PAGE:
Imperial Brands: Capitulation On Dividend And Next Gen Products

May 19, 2020 1:07 PM ETImperial Brands PLC (IMBBY), IMBBFBTAFF, BTI, MO, PM49 Comments
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Librarian Capital


  • FY20H1 results disappointed with a 9.2% EPS decline, and management finally cut the dividend and scaled back Next Gen Products plans.
  • Despite COVID-19 consumer stockpiling, Tobacco net revenues were only up 0.9%, with a price/mix that was much lower than in prior years.
  • Next Gen Products saw revenues fall 43% as they failed to gain traction, and efforts in both e-vapor and heat-not-burn are being reduced.
  • Fears about Imperial Brands' poor cigarette markets and Next Gen Products are materialising; FY20 EPS is guided to fall mid-single-digits.
  • At 1,530p, while the valuation is superficially attractive, there are deep strategic challenges that are difficult to be offset by the share price.

(We previously wrote about tobacco stocks as "Blue Sky Capital")


Imperial Brands (OTCQX:IMBBY) (referred here as "IMB") announced their FY20H1 (ending 31 March) results on Tuesday morning, and shares in London are down 7.4% as of 2 pm local time. Since we initiated our Neutral rating on IMB in July 2019 ("Imperial Brands: Worst of the Big 4 Tobacco Stocks"), the shares have lost 12.0% of their value (in pounds, after dividends), far underperforming its U.K. comparable British American Tobacco ("BAT") (BTI):

IMB Share Price vs. BAT & FTSE All-Share (Since 02-Jul-19)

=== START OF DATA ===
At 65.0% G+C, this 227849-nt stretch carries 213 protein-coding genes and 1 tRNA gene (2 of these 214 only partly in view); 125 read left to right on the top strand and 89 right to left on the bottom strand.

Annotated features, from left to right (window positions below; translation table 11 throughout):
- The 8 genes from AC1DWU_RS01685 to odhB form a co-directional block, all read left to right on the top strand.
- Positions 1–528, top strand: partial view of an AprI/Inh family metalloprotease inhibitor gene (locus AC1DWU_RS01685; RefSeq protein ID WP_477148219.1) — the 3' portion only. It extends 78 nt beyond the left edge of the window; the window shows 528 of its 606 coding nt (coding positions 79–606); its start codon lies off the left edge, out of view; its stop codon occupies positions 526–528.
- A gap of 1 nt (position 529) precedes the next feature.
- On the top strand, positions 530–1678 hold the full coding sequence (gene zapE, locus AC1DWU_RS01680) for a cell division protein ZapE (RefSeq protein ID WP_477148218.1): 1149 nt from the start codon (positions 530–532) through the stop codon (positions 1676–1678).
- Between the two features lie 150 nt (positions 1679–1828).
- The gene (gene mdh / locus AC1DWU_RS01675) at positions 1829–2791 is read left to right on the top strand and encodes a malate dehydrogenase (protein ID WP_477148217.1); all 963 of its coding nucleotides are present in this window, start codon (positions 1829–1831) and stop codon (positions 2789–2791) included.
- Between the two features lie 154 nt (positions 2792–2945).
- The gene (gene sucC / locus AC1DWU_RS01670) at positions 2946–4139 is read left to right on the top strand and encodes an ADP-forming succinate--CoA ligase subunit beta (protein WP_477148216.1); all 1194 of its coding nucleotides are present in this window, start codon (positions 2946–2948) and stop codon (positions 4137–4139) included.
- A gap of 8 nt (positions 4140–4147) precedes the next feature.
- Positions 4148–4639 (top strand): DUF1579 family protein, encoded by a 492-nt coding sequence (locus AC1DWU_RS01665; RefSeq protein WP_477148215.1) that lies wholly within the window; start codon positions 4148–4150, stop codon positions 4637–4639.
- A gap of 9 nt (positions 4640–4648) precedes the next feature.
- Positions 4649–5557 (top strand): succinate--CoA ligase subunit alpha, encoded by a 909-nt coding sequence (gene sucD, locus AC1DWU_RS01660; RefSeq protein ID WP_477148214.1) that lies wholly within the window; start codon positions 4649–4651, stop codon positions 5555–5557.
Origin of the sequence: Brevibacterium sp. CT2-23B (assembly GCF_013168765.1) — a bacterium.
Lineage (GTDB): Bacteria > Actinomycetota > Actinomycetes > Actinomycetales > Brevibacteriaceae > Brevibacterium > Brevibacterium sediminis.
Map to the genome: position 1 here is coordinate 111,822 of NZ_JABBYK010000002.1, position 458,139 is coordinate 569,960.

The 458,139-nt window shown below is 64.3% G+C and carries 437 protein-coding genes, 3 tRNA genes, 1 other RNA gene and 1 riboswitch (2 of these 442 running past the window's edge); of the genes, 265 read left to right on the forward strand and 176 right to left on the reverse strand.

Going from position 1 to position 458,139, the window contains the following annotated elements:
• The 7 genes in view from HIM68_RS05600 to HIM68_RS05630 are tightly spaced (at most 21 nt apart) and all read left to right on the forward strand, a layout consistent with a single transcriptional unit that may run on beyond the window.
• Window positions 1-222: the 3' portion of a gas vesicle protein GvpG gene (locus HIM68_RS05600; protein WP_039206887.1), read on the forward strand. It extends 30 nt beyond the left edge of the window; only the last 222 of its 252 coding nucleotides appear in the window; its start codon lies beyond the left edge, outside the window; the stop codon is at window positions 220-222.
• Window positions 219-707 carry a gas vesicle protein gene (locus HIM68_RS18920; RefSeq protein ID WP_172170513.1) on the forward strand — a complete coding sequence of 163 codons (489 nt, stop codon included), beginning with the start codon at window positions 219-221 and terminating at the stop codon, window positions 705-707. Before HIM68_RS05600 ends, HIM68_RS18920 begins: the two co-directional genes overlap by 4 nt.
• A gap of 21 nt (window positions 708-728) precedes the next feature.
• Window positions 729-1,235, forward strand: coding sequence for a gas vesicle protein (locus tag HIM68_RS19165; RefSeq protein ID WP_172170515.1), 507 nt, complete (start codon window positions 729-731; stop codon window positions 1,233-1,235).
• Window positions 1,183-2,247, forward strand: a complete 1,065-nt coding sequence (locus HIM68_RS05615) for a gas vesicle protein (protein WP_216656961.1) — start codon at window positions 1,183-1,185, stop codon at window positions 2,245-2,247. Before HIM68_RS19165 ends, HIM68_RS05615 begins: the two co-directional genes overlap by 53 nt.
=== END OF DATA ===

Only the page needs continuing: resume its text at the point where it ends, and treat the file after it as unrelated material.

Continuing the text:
Source: Yahoo Finance (19-May-20).

We believe the FY20H1 results were noteworthy in showing poor recent trading and guiding to a worse second half, and also in management finally capitulating on IMB's dividend and Next Gen Products ("NGP") plans.

Poor H1 Results & Dividend Cut

The key P&L items for IMB's FY20H1 are shown below. For the half-year, Tobacco & NGP EBIT fell 8.5% year-on-year excluding currency, and Distribution EBIT fell 4.9%, leading to adjusted EPS falling 9.2%:

IMB P&L (FY20H1)

Source: IMB results press release (FY20H1).

Poor earnings and a persistent high net debt (which actually rose year-on-year) contributed to management's decision to “rebase” the dividend by cutting it by a third, and redirecting the cash to debt repayments.

Management attributed almost the entire decline in group adjusted EBIT in FY20H1 to NGPs, which suffered higher trading losses, inventory write-downs and impairments. However, the Tobacco-only EBIT still showed a £12m year-on-year decline, as the low (0.9%) revenue growth was outpaced by operating cost growth. Note also that these figures are after an 1% benefit to group profits from COVID-19-related stockpiling and a stock profit in Australia; the real decline in Tobacco EBIT was likely worse than the £12m figure:

This article was written by

Librarian Capital profile picture
Global, long-term, fundamentally-oriented & concentrated investing. With more than 10 years' buy-side experience, I look at stocks globally and across industries, with a focus on the U.S. and U.K.. My investing style can best be described as "Quality Growth" or "Growth At a Reasonable Price". (previously writing under the name "Blue Sky Capital" until December 2019)

Disclosure: I am/we are long MO, PM. I wrote this article myself, and it expresses my own opinions. I am not receiving compensation for it (other than from Seeking Alpha). I have no business relationship with any company whose stock is mentioned in this article.

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